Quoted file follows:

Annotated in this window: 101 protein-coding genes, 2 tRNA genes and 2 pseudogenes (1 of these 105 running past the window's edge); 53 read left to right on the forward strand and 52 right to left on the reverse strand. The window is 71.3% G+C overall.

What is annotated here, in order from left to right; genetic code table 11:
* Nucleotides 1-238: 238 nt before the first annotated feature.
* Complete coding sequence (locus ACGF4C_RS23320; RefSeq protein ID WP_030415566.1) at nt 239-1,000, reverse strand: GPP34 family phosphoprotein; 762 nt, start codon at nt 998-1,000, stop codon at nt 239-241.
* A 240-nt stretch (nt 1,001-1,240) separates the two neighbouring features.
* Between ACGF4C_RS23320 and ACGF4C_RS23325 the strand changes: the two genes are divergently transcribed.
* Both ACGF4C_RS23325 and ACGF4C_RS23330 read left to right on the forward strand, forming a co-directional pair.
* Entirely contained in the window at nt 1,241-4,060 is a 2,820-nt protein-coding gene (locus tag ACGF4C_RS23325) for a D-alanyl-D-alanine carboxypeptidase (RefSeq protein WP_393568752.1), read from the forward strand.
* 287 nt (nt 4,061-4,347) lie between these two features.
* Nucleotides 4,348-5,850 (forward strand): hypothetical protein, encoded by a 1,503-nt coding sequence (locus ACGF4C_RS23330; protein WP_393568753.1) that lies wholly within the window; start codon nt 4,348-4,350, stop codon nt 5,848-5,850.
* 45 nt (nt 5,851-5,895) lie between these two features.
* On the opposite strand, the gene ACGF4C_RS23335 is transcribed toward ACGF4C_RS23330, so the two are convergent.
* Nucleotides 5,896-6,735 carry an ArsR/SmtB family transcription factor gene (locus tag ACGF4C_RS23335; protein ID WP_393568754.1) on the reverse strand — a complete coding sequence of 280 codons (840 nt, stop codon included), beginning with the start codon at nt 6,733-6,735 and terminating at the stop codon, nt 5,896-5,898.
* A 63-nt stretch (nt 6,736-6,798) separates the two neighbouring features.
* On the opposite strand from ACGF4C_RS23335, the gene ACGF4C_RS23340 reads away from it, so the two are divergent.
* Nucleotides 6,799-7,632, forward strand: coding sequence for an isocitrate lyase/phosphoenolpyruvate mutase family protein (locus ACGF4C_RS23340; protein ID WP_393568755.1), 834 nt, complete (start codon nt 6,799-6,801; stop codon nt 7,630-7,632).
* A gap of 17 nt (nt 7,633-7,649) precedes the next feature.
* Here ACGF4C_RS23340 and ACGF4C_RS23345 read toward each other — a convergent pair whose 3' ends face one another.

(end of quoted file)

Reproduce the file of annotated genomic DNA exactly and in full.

Annotated in this window: 101 protein-coding genes, 2 tRNA genes and 2 pseudogenes (1 of these 105 running past the window's edge); 53 read left to right on the forward strand and 52 right to left on the reverse strand. The window is 71.3% G+C overall.

What is annotated here, in order from left to right; genetic code table 11:
* Nucleotides 1-238: 238 nt before the first annotated feature.
* Complete coding sequence (locus ACGF4C_RS23320; RefSeq protein ID WP_030415566.1) at nt 239-1,000, reverse strand: GPP34 family phosphoprotein; 762 nt, start codon at nt 998-1,000, stop codon at nt 239-241.
* A 240-nt stretch (nt 1,001-1,240) separates the two neighbouring features.
* Between ACGF4C_RS23320 and ACGF4C_RS23325 the strand changes: the two genes are divergently transcribed.
* Both ACGF4C_RS23325 and ACGF4C_RS23330 read left to right on the forward strand, forming a co-directional pair.
* Entirely contained in the window at nt 1,241-4,060 is a 2,820-nt protein-coding gene (locus tag ACGF4C_RS23325) for a D-alanyl-D-alanine carboxypeptidase (RefSeq protein WP_393568752.1), read from the forward strand.
* 287 nt (nt 4,061-4,347) lie between these two features.
* Nucleotides 4,348-5,850 (forward strand): hypothetical protein, encoded by a 1,503-nt coding sequence (locus ACGF4C_RS23330; protein WP_393568753.1) that lies wholly within the window; start codon nt 4,348-4,350, stop codon nt 5,848-5,850.
* 45 nt (nt 5,851-5,895) lie between these two features.
* On the opposite strand, the gene ACGF4C_RS23335 is transcribed toward ACGF4C_RS23330, so the two are convergent.
* Nucleotides 5,896-6,735 carry an ArsR/SmtB family transcription factor gene (locus tag ACGF4C_RS23335; protein ID WP_393568754.1) on the reverse strand — a complete coding sequence of 280 codons (840 nt, stop codon included), beginning with the start codon at nt 6,733-6,735 and terminating at the stop codon, nt 5,896-5,898.
* A 63-nt stretch (nt 6,736-6,798) separates the two neighbouring features.
* On the opposite strand from ACGF4C_RS23335, the gene ACGF4C_RS23340 reads away from it, so the two are divergent.
* Nucleotides 6,799-7,632, forward strand: coding sequence for an isocitrate lyase/phosphoenolpyruvate mutase family protein (locus ACGF4C_RS23340; protein ID WP_393568755.1), 834 nt, complete (start codon nt 6,799-6,801; stop codon nt 7,630-7,632).
* A gap of 17 nt (nt 7,633-7,649) precedes the next feature.
* Here ACGF4C_RS23340 and ACGF4C_RS23345 read toward each other — a convergent pair whose 3' ends face one another.